All jobs, on land or at sea, can lead to wage disputes where an employee didn’t get paid at all, didn’t get paid enough, or didn’t get paid on time. If you’re a maritime worker with a potential wage dispute, whether a fisherman, merchant marine, deckhand, or other seaman, your rights differ from those of land-based workers. First and foremost, a maritime worker has a maritime lien on a vessel for unpaid wages that attaches automatically when wages are not paid. Although, depending on what type of maritime worker you are, will determine what laws govern and how you can recover your hard-earned wages from your employer.
Maritime Workers-Non Fisherman
If you are a seaman on an American vessel other than a fishing boat, you are entitled to be paid at least federal minimum wage under the Fair Labor Standards Act, 29 U.S.C. § 206. The seamen designation applies to nearly every person employed onboard a vessel sailing in navigable waters, who in some way assists in the vessel’s navigation, operation, or welfare. Merchant mariners, deckhands, engineers, cooks, stewards, and anyone else who contributes a role in the vessel’s operations are all considered seamen.
In terms of wage disputes for seamen, the law is more complex, but the payoff can be greater. There are many variations on the wage laws for seamen, and which law governs your case can depend on the type of vessel you worked on, the vessel’s voyage, if a signed contract exists to whether you are a union member. The laws differ for coastwise voyages that only involve U.S. ports on the same coast, or for foreign or intercoastal voyages that travel between the U.S. and another country, or between a U.S. Atlantic port and Pacific port. It is important to share the facts of your case with a knowledgeable maritime attorney who can help you identify what you are entitled to, based on these specifics.
Seamen on either type of voyage may be entitled to collect “penalty wages” if the employer improperly withholds payment after the trip ends. On foreign and intercoastal voyages, seamen must be paid within 4 days of being discharged or within 1 day after the cargo is discharged, or else the employer must pay two days’ worth of wages for each day payment is delayed. 46 U.S.C. § 10313. On coastwise voyages, seamen must be paid within 2 days of being discharged from the trip, or else the employer faces that same penalty. 46 U.S.C. § 10504. These laws mean that even short delays in paying the wages can result in a big paycheck for the cash strapped seaman. There are several exclusions written into these wage laws, so it important that you consult with a knowledgeable maritime attorney to see if it’s something that may apply to your case.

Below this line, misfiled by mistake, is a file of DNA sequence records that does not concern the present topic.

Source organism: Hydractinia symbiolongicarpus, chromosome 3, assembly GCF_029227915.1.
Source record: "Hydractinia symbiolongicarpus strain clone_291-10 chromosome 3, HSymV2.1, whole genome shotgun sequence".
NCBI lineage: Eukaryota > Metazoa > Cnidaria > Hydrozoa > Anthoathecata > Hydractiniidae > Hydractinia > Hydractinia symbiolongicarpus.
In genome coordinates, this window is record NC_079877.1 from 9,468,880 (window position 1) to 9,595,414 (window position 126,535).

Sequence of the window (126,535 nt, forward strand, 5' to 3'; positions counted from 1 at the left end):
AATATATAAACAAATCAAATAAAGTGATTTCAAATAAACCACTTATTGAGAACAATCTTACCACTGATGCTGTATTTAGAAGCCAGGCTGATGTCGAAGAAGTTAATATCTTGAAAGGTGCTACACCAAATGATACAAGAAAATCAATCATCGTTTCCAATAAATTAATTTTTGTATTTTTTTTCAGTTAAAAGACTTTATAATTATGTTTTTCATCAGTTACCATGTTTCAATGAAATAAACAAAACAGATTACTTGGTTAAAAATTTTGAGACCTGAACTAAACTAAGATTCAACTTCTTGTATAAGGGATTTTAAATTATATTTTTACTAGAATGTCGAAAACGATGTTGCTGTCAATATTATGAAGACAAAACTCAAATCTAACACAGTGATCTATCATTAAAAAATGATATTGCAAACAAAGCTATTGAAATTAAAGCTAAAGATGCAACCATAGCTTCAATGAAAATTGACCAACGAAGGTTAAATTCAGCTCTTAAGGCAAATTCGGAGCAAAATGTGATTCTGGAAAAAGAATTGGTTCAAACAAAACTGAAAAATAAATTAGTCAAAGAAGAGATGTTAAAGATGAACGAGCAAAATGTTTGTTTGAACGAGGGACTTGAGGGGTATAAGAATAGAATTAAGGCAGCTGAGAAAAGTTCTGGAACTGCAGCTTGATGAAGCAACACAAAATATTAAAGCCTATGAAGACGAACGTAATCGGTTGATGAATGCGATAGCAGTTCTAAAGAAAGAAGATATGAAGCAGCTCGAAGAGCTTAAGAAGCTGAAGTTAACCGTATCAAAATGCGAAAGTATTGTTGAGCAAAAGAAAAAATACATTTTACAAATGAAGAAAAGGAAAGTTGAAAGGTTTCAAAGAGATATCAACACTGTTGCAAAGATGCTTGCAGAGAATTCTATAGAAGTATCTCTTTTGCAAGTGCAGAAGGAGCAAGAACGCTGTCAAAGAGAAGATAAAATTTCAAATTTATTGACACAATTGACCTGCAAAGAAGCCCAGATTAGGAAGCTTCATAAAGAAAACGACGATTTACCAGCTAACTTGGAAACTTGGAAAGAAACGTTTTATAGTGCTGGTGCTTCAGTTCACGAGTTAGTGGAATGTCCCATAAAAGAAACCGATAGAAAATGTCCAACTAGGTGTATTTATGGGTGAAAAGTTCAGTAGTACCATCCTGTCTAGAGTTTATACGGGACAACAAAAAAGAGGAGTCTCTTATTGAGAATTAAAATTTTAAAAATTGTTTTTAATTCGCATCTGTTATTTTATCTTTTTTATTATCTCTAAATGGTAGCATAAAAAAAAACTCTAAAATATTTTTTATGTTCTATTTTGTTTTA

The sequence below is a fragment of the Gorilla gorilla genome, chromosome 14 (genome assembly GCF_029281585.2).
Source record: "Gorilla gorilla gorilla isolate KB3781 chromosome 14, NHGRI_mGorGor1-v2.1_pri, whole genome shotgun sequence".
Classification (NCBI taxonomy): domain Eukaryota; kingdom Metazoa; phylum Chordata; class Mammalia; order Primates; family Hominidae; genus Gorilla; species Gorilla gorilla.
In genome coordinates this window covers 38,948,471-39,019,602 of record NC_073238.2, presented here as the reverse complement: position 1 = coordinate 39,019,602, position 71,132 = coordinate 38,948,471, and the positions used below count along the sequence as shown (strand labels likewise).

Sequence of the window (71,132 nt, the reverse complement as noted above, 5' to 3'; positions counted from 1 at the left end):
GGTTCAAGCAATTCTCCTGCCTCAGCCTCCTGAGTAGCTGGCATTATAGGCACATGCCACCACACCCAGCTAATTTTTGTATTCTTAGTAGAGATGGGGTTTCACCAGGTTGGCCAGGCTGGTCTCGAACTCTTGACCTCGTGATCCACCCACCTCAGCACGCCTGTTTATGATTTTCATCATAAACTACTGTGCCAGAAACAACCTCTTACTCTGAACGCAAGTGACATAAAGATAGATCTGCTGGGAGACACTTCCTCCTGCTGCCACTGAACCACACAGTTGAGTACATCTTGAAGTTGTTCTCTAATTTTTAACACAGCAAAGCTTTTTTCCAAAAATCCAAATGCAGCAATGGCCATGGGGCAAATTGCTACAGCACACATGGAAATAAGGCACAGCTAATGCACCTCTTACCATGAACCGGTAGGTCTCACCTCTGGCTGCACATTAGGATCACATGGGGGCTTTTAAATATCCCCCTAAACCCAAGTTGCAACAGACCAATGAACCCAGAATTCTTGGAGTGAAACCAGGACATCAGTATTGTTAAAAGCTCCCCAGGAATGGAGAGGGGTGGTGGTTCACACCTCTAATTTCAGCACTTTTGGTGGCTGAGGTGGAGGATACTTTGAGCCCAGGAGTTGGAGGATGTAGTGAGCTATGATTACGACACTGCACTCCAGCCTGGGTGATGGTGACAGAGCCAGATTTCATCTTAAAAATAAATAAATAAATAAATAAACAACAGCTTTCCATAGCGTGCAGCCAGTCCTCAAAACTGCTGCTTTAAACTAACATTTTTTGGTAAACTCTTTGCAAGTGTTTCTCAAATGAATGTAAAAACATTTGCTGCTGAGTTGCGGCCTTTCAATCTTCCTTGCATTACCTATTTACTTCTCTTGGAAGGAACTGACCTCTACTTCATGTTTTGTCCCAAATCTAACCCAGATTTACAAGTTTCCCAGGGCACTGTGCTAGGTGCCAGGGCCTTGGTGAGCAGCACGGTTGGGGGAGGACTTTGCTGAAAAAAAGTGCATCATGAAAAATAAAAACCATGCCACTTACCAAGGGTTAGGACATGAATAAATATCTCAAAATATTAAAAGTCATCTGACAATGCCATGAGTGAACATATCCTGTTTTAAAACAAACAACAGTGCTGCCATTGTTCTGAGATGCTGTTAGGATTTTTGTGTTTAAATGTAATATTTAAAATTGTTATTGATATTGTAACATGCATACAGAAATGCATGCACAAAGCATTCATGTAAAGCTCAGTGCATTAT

If you are a seaman and think you might have a wage dispute against your employer, don’t wait to act. You may have grounds to sue the boat directly (called in rem) or your employer for unpaid wages, and you have the right to do so as soon as the voyage ends. Your case might still be valid, even if you signed a release or settlement of wage claims provided by your employer. Because of the volume of complex laws in this area, and most of them have exceptions, it is always worth consulting with a maritime attorney before considering your unpaid wages a sunk cost.
If you have not been paid your earned wages for a completed fishing trip, you have options, depending on the circumstances. Boat owners know that wage laws are complex, and that you might not know what you’re entitled to under the law. Sometimes all it takes is a forceful letter from a knowledgeable maritime attorney for the boat owner to know they can’t take advantage of that and must pay up.
If need be, your attorney can then proceed and sue the boat directly (called in rem) under 46 U.S.C. § 10602. Under this law, the vessel is seized, causing a logistical and financial headache for your employer and providing another incentive for them to pay up quickly. Even so, this option could be less desirable depending on the amount of wages you’re owed, because it is a costly route that could leave you with little in your pocket after expenses and attorney fees are paid. Also, beware that this action must be brought within six months of the sale of the fish, so don’t wait to consult an attorney if you think you are owed unpaid wages from a recent trip.
Another path may land you more than your agreed share of the catch. Congress has passed a law, 46 U.S.C. § 10601, that requires the boat owner and fisherman to sign fishing articles (most likely called a fishing agreement or crew agreement) before every trip. The agreement must contain certain information, including the agreed upon share of the catch and the duration of the agreement. If the articles don’t conform to the requirements of the law, or if you never signed articles, 46 U.S.C. § 11107 allows a fisherman to collect his agreed upon wages or the highest wages paid to a similar fisherman at the same port, whichever is higher. This means that you can recover wages equal to the highest wage earned by a fisherman with the same rank (deckhand, mate, cook, etc.) as you on any boat in the same port as your boat. This is your best bet at getting the boat owner to open his wallet and for you to walk away with the wages you are due and possibly more.
If you are a fisherman with a wage dispute, it’s best to start by consulting a maritime attorney as soon as you can, so that they can steer you in the right direction based on your unique circumstances.
Don’t let your fair wages float away. If you have any questions, Latti & Anderson has over a 50-year tradition of helping merchant mariners, fishermen, and crew members on all types of vessels in wage disputes, personal injury cases, and more.
www.lattianderson.com, 800-392-6072 or text 617-797-2203 to learn more about the ways the dedicated attorneys at Latti & Anderson can assist you.
Sign up for our newsletter